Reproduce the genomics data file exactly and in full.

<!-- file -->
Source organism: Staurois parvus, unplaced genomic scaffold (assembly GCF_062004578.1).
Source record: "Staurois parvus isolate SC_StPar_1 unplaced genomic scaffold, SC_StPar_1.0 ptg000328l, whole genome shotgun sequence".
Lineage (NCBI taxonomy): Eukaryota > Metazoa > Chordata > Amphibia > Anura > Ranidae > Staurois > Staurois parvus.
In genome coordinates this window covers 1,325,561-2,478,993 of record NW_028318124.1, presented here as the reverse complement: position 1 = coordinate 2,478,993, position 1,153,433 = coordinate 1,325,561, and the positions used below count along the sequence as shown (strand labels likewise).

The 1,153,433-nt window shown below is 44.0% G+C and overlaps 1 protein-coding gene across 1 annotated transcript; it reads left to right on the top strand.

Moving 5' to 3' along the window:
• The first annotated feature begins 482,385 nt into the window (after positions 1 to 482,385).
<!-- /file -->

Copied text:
Source organism: Staurois parvus, unplaced genomic scaffold (assembly GCF_062004578.1).
Source record: "Staurois parvus isolate SC_StPar_1 unplaced genomic scaffold, SC_StPar_1.0 ptg000328l, whole genome shotgun sequence".
Lineage (NCBI taxonomy): Eukaryota > Metazoa > Chordata > Amphibia > Anura > Ranidae > Staurois > Staurois parvus.
In genome coordinates this window covers 1,325,561-2,478,993 of record NW_028318124.1, presented here as the reverse complement: position 1 = coordinate 2,478,993, position 1,153,433 = coordinate 1,325,561, and the positions used below count along the sequence as shown (strand labels likewise).

The 1,153,433-nt window shown below is 44.0% G+C and overlaps 1 protein-coding gene across 1 annotated transcript; it reads left to right on the top strand.

Moving 5' to 3' along the window:
• The first annotated feature begins 482,385 nt into the window (after positions 1 to 482,385).